Just when you thought Tony Hawk couldn't get any more rad
I think that the best things that came out of it were the chance to do Blanche and also I did a Sesame Street Big Bird video that was very satisfying to me. And I don't think I would have been asked to do that if I hadn't reached a little bit higher profile in the 'industry.' That was really rewarding.
— Frances McDormand discusses some perks of winning an Academy Award
What well-known bands or actors acquire when they appear as themselves, or doing their instantly-recognizable acts, on a television program aimed at young children.
Like many things about modern kids' TV, the concept was pioneered on Sesame Street
and subsequently became a staple of the many programs inspired by it. The basic idea is to make it easy and fun for parents/guardians to get involved in their kids' educational process; however, over the years, it has spun itself off into a unique celebrity cachet
. An appearance on the Street — or nearby programming suburbs — has become almost as potent a sign of stardom as an appearance on Leno's or Letterman's couches.
May involve a certain amount of Bowdlerization
to keep things kid-friendly and/or educational.
Mostly occurs in live-action shows, but an actor or band with a distinctive voice
can provide the same effect in animation.
The serious older sibling of Parental Bonus
. Also often related to So My Kids Can Watch
. Can trigger Hey, It's That Guy!
. For the inverse (with the Sesame Street, Muppet Show, or related cast only), see Muppet Cameo
When adding examples, please remember that not all animated series are aimed at young children.
Rule of thumb: the closer the age of the show's target audience is to the age of the guest star, the less likely it is to be this trope. Also, remember that nearly all inverted examples of this trope go in Muppet Cameo
, not here. Finally, please do not include examples where celebrities are guest-starring as characters other than themselves or not doing immediately recognizable acts.
Examples in fiction:
Examples in real life:
- Regis Philbin appeared in an episode of Lilo & Stitch: The Series.
- An episode of Dennis the Menace (UK) featured the then-presenters of Blue Peter.
- Arthur has always had an interesting variety of guest stars, including cellist Yo-Yo Ma, Fred Rogers of Mister Rogers' Neighborhood, Matt Damon, Phillip Seymour Hoffman and even 3 then-current Boston Red Sox baseball players. Also blues singer Koko Taylor, Art Garfunkel, Tom & Ray Magliozzi Joshua Redman, Michelle Kwan, Alex Trebek, Neil Gaiman, and — weirdly — architect Frank Gehry. Not to mention the time the characters did an interview with a live-action Larry King.
- Dave Mustaine of Megadeth appeared in an episode of Duck Dodgers
- Spongebob Squarepants has featured the likes of Pantera, Ween, David Bowie and Johnny Depp.
- Thomas the Tank Engine has had many celebrity narrators, among them, Ringo Starr (the original narrator), George Carlin, Alec Baldwin, and Pierce Brosnan.
- VeggieTales had quite a bit of crossover with the Christian Rock scene, most likely due to the show's significant teenage Periphery Demographic.
- In "Larry-Boy and the Rumor Weed", a ska-swing cover of "The Rumor Weed Song" by The W's plays over the end credits.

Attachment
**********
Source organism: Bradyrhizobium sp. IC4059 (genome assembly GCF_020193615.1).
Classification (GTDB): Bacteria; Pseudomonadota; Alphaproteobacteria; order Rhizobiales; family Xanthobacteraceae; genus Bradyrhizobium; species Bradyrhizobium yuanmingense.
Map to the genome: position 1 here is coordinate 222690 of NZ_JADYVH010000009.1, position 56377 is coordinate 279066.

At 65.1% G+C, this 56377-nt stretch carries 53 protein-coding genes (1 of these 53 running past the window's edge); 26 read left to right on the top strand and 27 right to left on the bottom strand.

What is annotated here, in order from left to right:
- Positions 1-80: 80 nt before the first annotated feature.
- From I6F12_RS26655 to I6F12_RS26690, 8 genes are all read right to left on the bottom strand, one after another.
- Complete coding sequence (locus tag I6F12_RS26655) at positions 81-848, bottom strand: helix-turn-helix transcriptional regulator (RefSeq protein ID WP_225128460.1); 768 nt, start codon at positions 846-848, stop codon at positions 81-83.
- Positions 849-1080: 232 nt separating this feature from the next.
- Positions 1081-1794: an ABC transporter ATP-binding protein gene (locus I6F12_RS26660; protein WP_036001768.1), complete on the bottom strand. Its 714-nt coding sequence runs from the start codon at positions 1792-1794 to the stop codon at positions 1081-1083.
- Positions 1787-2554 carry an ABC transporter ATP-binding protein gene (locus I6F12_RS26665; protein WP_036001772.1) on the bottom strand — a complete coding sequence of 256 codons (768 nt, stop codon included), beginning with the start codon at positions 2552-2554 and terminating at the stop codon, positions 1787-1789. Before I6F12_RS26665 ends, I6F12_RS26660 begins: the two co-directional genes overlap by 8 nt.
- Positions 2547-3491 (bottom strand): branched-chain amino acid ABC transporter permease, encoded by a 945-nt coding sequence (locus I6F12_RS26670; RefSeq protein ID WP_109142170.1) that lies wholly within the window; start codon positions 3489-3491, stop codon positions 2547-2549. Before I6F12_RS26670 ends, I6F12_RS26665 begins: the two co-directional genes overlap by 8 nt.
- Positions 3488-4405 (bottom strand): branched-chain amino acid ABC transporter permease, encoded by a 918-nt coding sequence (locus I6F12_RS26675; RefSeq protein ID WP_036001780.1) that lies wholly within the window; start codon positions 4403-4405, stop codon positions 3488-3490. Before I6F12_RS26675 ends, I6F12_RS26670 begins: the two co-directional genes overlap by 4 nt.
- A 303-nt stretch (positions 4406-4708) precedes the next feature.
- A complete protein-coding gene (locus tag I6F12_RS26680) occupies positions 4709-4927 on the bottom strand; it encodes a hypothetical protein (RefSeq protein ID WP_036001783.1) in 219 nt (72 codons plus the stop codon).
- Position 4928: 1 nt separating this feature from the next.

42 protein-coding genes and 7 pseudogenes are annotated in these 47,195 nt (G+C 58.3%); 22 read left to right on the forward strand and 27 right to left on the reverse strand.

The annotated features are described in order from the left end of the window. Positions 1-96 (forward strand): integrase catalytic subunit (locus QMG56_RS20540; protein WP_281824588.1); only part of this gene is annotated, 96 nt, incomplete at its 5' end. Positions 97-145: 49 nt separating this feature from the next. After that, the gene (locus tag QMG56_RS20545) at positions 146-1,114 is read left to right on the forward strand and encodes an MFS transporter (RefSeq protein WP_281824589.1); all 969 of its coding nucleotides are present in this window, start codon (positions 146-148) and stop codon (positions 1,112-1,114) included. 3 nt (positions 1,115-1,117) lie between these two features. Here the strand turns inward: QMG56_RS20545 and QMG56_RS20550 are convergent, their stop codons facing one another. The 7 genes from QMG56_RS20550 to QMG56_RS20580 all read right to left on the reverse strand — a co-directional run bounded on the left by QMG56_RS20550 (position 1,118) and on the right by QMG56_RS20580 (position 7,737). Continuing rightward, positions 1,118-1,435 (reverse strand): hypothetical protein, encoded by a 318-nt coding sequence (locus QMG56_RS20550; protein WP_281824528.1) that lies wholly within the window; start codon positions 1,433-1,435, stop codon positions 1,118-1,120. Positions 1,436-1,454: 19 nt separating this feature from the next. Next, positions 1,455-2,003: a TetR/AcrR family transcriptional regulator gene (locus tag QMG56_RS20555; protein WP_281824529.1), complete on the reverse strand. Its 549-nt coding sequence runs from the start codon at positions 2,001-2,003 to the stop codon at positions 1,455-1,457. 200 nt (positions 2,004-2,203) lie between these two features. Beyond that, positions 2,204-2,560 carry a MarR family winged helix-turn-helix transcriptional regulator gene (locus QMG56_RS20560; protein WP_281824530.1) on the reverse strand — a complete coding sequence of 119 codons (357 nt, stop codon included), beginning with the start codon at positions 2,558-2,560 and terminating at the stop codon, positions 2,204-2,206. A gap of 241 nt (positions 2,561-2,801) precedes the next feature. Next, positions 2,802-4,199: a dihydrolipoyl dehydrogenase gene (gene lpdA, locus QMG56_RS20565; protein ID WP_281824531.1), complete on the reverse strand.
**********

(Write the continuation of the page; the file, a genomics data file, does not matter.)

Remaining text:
- In Jonah: A VeggieTales Movie, an original song by the Newsboys, "In the Belly of a Whale", plays over the end credits.
- Relient K did a split EP, with RK covering Larry the Cucumber's "The Pirates Who Don't Do Anything", and Larry covering RK's "Breakdown".
- They released an entire album of Christian rock artists such as Skillet covering VeggieTales songs, entitled Veggie Rocks.
- The story segments in Adventures from the Book of Virtues have so many big names to voice the story characters, such as Malcolm McDowell, Ed Begley, Jr., Tim Curry, Shelley Duvall, Elijah Wood, Mark Hamill, etc.
- Smash Mouth appeared as themselves in an episode of Kim Possible.
- The Alvin and the Chipmunks episode "Urban Chipmunk" had Dolly Parton.
- Wreck-It Ralph has two flavors of this: one is the fact that stars such as John C. Reilly, Jack McBrayer, Sarah Silverman, and Jane Lynch are essentially voicing PG-rated versions of characters they do in much older-skewing movies and TV shows. The other is the influx of video game characters that are instantly recognizable for both kids and their parents, including Bowser, Dr. Ivo "Eggman" Robotnik, Zangief, and Kano.
- Simple Plan appeared as themselves in the What's New, Scooby-Doo? episode "Simple Plan and the Invisible Mad Man"
- Milli Vanilli appeared in The Adventures of Super Mario Bros. 3. Ironically, two weeks before they were exposed for lip synching, which utterly trashed their cred.
- Before that, The Super Mario Bros. Super Show featured various guest stars, including Nicole Eggert, Sgt Slaughter, Pam Matteson (once as herself and once as Cher), Harry Blackstone Jr., Magic Johnson, Brian Bonsall, Jim Lange, Vanna White, Rowdy Roddy Piper, Cyndi Lauper, Ernie Hudson, Moon Zappa, Elvira, and Captain Lou Albano, who gets bonus points for playing the main character but still appearing as himself in one episode.
- Garfield and Friends had several celebrity guest stars like Imogene Coca, James Earl Jones, and Dom Knotts. Some of these celebrity guest stars were recurring characters on the show, like Victoria Jackson, who played Garfield's love interest, Penelope, and Kevin Meaney, who played Aloysius Pig, Orson's bossy cousin who worked for DA-DUM! The Network!